During World War II, the United States needed women to enter the workforce while men were away at war. The “Rosie the Riveter” campaign “stressed the patriotic need for women to enter the workforce.”
The image of Rosie the Riveter was printed in magazines, newspapers, and posters that were hung throughout cities. The image showed a woman in a spotted headscarf. The words “We Can Do It!” are above her head.
The artist for the Rosie the Riveter propaganda never released his inspiration for the image. However, there have been several women who claim that they are likely the inspiration—one of these women is Naomi Parker Fraley.
James J. Kimble is a scholar of Rhetoric & Public Affairs. He supported the idea that Naomi Parker Fraley is the inspiration behind Rosie the Riveter.
After the attack on Pearl Harbor, Naomi started working at a Naval Air Station in California. She started working very early on in the war. While working one day, photos were taken of women working at the station.
One of those photos was credited with being the inspiration for the artist who created Rosie the Riveter. That photo was of Naomi Parker Fraley.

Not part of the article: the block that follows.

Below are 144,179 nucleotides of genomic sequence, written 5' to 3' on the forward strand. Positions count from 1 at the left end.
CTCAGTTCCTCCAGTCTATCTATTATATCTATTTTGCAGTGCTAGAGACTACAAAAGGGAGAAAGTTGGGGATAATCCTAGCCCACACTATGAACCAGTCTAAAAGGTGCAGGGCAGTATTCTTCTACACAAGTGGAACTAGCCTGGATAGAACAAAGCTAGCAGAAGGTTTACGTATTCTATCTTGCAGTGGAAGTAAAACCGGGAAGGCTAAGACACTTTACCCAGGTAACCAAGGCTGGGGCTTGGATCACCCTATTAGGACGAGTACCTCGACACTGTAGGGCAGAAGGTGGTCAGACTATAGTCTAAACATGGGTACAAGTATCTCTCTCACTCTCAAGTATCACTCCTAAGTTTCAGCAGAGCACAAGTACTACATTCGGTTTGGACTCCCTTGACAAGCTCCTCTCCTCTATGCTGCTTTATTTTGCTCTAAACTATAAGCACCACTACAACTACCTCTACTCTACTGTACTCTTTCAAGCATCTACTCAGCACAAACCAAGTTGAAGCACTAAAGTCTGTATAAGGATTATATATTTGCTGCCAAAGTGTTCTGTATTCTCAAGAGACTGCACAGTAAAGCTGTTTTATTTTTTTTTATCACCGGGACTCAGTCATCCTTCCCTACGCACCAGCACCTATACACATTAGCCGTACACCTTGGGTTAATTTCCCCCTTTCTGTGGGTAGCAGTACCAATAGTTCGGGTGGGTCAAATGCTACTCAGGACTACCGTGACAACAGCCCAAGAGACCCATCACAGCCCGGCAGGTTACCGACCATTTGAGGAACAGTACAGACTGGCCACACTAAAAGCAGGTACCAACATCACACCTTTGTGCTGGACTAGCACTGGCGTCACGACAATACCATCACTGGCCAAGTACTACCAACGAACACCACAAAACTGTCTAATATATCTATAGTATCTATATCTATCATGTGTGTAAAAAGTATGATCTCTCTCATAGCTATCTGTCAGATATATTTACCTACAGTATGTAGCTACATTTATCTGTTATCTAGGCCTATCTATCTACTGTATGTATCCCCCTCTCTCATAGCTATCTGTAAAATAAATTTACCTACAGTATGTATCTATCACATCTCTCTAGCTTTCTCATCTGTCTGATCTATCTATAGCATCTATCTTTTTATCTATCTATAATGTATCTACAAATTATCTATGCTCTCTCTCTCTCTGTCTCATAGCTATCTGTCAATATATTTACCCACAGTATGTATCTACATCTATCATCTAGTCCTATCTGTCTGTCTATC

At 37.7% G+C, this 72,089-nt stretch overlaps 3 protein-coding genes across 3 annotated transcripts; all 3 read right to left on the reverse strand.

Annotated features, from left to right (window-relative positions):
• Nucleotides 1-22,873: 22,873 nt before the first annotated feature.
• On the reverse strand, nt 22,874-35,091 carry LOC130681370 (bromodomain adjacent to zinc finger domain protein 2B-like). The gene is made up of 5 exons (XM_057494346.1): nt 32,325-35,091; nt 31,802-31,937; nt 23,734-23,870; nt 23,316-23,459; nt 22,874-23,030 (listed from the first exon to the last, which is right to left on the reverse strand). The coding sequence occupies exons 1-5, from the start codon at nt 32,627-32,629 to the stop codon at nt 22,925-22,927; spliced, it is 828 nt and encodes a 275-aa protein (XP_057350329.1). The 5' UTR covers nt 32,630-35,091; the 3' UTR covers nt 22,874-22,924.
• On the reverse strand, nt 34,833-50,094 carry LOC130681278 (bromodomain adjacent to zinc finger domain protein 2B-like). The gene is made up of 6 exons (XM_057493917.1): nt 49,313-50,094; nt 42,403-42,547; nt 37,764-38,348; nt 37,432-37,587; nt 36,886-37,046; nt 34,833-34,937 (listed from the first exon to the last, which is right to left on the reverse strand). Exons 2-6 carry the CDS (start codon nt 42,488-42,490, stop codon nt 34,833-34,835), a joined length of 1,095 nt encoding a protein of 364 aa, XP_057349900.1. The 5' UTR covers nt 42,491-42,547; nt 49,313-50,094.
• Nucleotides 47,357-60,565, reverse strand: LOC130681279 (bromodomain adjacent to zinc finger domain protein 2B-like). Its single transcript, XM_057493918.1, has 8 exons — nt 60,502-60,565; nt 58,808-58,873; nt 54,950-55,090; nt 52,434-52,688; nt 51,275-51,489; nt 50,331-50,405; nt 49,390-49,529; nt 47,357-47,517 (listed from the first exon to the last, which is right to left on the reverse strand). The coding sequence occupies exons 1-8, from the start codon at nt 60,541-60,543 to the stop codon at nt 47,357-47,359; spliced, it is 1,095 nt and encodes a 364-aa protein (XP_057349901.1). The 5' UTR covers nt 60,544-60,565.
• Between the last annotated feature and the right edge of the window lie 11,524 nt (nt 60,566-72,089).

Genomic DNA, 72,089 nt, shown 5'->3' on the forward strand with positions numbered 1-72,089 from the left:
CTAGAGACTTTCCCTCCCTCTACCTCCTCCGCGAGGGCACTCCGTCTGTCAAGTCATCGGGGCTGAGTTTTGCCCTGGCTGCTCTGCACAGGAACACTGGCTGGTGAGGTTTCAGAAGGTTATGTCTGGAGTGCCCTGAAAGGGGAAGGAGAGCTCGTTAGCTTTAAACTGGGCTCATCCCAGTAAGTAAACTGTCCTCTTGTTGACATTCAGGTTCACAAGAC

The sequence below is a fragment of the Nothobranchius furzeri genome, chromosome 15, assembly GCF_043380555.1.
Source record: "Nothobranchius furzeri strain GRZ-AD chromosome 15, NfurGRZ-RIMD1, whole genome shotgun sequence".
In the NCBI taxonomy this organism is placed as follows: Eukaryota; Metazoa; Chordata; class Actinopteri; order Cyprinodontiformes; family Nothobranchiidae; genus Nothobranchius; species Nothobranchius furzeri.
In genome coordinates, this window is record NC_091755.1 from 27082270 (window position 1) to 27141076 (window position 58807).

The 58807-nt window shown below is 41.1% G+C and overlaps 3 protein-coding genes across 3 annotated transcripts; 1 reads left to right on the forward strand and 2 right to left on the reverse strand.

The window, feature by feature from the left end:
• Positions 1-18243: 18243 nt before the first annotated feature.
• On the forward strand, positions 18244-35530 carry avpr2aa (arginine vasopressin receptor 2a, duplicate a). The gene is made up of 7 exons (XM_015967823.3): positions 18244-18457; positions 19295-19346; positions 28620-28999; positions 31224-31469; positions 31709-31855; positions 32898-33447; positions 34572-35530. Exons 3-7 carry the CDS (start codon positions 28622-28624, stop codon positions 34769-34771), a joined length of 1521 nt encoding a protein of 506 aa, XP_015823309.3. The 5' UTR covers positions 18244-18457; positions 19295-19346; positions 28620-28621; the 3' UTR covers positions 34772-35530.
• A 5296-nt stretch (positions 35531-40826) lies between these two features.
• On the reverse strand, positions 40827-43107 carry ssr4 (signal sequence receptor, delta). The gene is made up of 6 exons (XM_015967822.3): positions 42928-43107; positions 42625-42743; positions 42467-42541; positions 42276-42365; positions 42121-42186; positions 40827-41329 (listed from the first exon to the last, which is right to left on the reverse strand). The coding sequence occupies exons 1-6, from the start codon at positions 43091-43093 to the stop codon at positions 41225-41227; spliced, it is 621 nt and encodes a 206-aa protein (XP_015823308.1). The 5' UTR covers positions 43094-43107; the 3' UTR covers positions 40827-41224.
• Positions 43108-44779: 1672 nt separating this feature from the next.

Apparently, when Naomi was told that she was the real Rosie the Riveter, she didn’t make a big deal out of it. Her daughter-in-law shared, “She didn’t think she was anything special. A lot of women did what she did. She just wanted her picture corrected.”
All of this happened in 2015. Naomi Parker Fraley died last week at the age of 96. She was in hospice care.
For so long, she didn’t know she was the real inspiration behind the iconic posters. Luckily, she was informed before her death. Now her family and friends can remember her as the incredible woman that she was, while the rest of America remembers the “We Can Do It” posters.
In other news, Hollywood’s oldest working actress just died at age 105. Read the story here.